After we enumerated the limitations with the heat map approach, we focused on visualizing the client size. This led us to the bubble chart approach. Figure 4 shows the bubble chart approach. The bubble size represents the client size in terms of no. of assets hosted by the client. Figure 5 derived from figure 4 shows how the 125 sample clients are clustered based on their RS3 scores. At this point, we were convinced that this visual represented the holistic view we desired to accomplish.
Enhancing Concept Through Existing Open-Source Representations
Based on the bubble chart concept in figure 5, we tried to find any matching visualizations within the D3 library. We adapted an interactive visualization contributed by the New York Times that shows what S&P 500 companies paid in corporate income taxes from 2007 to 2012, according to S&P Capital IQ. In order to accomplish the visualization, our UI engineering team adapted other concepts presented in the D3 gallery examples for a bubble chart and force-directed graphs to create the RS3-by-client. The UI engineering team used springs to pull the bubbles toward the vertical center of the chart, as well as toward their associated RS3 value on the horizontal axis. This, combined with a separating force between bubbles as well as preventing overlap due to collision gave the appearance of a natural grouping of similar scoring bubbles.
The design was further enhanced through multiple iterations by our UI engineers considering implementation and usability constraints. Some of the major iterations were: (a) We revised the design to utilize more vertical space so users with different screen sizes can still see the same content since we believe vertical scrolling is more user-friendly than horizontal scrolling. (b) We addressed concerns such as scalability of vulnerability distribution bar chart and legibility for color blind users (Figure 6).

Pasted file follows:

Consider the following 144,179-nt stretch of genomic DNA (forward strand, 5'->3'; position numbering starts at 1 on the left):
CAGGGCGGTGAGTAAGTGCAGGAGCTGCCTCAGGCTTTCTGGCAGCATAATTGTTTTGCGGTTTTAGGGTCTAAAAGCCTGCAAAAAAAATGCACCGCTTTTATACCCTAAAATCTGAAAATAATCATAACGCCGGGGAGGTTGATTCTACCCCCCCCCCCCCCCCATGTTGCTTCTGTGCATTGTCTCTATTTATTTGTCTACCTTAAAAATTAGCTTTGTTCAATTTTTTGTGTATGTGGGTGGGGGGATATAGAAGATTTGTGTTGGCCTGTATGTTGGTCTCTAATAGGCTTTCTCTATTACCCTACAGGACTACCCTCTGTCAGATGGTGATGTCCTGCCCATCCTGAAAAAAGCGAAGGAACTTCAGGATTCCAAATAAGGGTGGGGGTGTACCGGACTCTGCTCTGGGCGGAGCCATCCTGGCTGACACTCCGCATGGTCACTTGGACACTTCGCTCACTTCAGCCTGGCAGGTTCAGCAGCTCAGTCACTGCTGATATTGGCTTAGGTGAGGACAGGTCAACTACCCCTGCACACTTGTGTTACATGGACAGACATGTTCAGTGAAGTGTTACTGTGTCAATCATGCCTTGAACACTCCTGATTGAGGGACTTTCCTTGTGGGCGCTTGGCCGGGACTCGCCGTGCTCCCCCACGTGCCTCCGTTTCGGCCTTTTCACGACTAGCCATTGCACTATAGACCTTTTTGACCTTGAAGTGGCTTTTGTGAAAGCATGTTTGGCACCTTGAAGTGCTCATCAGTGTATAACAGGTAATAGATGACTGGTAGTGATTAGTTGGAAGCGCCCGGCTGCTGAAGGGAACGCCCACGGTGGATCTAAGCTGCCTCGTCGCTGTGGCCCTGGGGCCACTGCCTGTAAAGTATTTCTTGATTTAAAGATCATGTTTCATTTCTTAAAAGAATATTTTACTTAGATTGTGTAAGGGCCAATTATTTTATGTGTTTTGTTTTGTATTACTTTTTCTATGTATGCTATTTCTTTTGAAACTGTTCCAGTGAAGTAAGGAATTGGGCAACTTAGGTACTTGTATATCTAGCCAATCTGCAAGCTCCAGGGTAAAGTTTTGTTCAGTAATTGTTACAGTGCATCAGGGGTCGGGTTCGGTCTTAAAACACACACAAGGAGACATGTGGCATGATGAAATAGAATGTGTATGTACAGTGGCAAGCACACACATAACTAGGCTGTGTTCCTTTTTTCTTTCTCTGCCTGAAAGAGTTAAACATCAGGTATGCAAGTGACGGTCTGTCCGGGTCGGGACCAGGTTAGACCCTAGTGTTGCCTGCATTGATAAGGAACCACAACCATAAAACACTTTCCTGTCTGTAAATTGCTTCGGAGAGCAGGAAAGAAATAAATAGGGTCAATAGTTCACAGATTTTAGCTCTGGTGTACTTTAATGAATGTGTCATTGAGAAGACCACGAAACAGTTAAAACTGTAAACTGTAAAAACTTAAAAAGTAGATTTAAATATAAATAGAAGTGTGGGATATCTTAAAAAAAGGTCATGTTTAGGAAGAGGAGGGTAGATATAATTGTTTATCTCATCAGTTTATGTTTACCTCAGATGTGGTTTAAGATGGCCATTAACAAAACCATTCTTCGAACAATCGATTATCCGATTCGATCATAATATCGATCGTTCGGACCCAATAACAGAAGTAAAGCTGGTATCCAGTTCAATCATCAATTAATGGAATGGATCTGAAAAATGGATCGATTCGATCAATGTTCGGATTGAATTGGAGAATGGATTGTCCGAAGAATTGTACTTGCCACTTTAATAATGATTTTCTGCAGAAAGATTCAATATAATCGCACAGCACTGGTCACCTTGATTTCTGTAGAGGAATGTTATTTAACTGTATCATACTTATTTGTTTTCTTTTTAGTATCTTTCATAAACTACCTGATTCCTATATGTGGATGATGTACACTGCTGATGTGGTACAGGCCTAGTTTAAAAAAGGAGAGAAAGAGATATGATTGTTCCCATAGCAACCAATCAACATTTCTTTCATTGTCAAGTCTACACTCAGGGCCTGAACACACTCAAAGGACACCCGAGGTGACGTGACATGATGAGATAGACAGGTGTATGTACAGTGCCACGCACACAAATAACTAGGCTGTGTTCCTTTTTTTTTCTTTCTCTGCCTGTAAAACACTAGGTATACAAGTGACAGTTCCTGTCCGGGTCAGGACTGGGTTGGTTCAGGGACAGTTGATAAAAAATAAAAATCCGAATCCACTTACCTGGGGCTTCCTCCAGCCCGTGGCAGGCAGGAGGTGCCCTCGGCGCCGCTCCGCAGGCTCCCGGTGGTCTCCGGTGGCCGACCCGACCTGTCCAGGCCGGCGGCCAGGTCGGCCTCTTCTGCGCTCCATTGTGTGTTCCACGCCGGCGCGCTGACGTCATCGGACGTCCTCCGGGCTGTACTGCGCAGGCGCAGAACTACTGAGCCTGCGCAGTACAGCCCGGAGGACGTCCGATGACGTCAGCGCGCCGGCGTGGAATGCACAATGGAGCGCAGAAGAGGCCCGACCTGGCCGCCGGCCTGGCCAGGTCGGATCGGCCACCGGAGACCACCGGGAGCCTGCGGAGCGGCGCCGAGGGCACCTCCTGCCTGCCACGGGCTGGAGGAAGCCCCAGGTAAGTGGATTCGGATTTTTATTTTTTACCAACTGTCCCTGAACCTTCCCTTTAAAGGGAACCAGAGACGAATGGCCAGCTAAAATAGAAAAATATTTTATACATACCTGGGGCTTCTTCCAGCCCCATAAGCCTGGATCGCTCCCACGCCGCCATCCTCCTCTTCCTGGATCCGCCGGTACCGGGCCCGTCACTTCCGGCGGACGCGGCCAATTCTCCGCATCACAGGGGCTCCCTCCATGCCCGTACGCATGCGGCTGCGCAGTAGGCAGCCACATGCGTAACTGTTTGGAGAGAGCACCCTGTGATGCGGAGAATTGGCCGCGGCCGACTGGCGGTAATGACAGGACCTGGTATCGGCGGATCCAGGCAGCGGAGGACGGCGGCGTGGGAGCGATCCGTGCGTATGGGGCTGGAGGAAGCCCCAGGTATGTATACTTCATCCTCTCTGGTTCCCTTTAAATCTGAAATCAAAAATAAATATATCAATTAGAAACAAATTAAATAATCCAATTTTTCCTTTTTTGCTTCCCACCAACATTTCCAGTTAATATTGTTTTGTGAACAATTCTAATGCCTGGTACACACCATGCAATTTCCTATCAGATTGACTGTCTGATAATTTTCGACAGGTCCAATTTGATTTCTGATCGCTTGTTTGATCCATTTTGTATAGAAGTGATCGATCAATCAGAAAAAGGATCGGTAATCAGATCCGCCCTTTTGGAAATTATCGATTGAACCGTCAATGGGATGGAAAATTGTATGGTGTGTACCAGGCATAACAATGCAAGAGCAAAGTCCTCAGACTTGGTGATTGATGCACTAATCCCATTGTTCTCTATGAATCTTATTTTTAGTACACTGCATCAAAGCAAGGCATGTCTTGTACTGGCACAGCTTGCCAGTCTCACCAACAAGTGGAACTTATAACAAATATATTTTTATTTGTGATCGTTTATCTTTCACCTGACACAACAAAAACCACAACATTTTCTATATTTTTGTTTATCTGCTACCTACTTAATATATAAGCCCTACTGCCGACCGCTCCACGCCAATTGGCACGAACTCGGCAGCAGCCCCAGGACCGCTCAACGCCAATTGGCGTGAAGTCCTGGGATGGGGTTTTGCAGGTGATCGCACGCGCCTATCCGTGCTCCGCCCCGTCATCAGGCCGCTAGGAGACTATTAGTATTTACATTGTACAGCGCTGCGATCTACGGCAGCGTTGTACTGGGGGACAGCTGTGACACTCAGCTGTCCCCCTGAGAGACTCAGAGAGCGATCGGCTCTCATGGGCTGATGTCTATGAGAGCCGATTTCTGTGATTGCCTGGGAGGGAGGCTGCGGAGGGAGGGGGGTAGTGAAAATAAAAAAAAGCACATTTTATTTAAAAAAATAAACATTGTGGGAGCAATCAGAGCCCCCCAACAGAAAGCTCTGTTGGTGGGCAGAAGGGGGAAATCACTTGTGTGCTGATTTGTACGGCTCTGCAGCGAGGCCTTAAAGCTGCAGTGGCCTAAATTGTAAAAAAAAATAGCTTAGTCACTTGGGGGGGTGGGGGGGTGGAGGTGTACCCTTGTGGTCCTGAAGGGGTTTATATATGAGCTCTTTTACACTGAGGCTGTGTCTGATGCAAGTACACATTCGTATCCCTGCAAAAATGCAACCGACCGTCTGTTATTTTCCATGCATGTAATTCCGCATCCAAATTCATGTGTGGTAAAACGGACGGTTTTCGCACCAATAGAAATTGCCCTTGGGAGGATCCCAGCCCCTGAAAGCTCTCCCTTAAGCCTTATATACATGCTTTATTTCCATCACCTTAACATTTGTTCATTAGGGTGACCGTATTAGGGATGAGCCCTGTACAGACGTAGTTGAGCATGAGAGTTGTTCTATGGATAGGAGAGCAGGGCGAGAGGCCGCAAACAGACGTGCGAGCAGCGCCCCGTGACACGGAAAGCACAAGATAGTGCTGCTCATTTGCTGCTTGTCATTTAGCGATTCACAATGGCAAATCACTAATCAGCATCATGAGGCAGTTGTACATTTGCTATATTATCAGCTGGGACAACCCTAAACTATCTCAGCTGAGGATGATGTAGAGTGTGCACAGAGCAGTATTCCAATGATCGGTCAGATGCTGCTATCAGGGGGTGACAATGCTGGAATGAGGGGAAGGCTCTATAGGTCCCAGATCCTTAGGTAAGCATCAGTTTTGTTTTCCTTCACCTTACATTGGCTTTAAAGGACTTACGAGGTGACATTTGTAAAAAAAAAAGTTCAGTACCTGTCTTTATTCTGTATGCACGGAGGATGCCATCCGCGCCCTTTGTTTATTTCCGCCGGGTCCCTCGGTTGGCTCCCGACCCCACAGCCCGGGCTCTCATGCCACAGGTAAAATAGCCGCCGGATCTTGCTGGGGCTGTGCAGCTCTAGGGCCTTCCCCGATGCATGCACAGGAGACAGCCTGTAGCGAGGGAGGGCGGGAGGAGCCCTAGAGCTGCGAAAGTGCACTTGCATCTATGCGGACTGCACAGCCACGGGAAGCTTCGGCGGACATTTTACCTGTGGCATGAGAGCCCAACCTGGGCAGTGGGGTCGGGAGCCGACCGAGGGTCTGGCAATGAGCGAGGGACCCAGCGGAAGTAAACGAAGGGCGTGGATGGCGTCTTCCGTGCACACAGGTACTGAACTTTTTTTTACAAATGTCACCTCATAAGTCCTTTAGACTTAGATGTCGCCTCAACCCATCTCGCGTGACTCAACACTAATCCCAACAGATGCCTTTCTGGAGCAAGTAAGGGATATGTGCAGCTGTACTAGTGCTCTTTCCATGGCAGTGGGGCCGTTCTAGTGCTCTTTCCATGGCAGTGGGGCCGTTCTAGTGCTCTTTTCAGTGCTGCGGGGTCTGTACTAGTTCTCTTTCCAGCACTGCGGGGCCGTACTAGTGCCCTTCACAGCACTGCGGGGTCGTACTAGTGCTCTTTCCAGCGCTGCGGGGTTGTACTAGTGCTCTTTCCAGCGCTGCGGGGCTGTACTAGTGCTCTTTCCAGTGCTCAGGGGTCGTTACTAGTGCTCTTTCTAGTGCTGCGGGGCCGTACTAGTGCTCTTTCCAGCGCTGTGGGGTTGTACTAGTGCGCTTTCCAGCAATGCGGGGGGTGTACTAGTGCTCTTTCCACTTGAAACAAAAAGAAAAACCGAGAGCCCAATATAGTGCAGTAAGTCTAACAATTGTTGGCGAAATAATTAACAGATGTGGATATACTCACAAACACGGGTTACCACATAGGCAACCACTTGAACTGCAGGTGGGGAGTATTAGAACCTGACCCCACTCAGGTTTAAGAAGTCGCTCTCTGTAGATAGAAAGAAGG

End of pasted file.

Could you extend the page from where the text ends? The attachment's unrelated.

Figure 6: Vulnerability Distribution with RS3 Dial
Seeing All Through a Bird’s Eye View
The final bubble chart visualization (Figure 7) allows the 125 sample clients and their values to be legibly displayed all at once. Users get a bird’s eye view of how the groups clustered within the five different security score categories from low to high (300 to 850) in red, orange, yellow, green, and blue. Groups with low RS3 (high-risk groups) can be easily identified as well as the groups with large numbers of assets.
Figure 7: Bubble Chart Visualization
Figure 8: Tier-2 Pop-Ups
To get the tier-2 statistics for each group, end users can hover their mouse over each bubble and see details within (figure 8). The tier-2 statistics details are client name, RS3 score, no. of assets and high-risk assets.
Unveiling Actionable Intelligence
To reveal actionable intelligence from the overall bubble chart view, we allow end users to access Top Risks view (figure 9). The Top Risks view is a more granular representation showing top 5 high-risk clients, top 5 vulnerable hosts, top 5 vulnerabilities, top 5 malware, top 5 exploits, and top 5 vulnerable web applications across all clients. Based on the end user’s access level, the user can quickly identify high-risk assets across multiple clients and take appropriate actions.
Figure 9: Top Risks
From figure 9, it can also be noted that the rudimentary list view representation of Top Risks (in figure 1) has been enhanced to the distributed bubble chart. The top 5 risk clients can easily be identified from the Top Risks view where the bubble chart is pre-filtered to display the top 5 risks.
As next steps, we are now working on representing client risk posture by industry domain. Further, we are exploring ways to compare tier-2 statistics (no. of high-risk assets, no. of high-risk web applications etc.) across high-risk clients using this bubble chart visualization, which is one of the limitations now.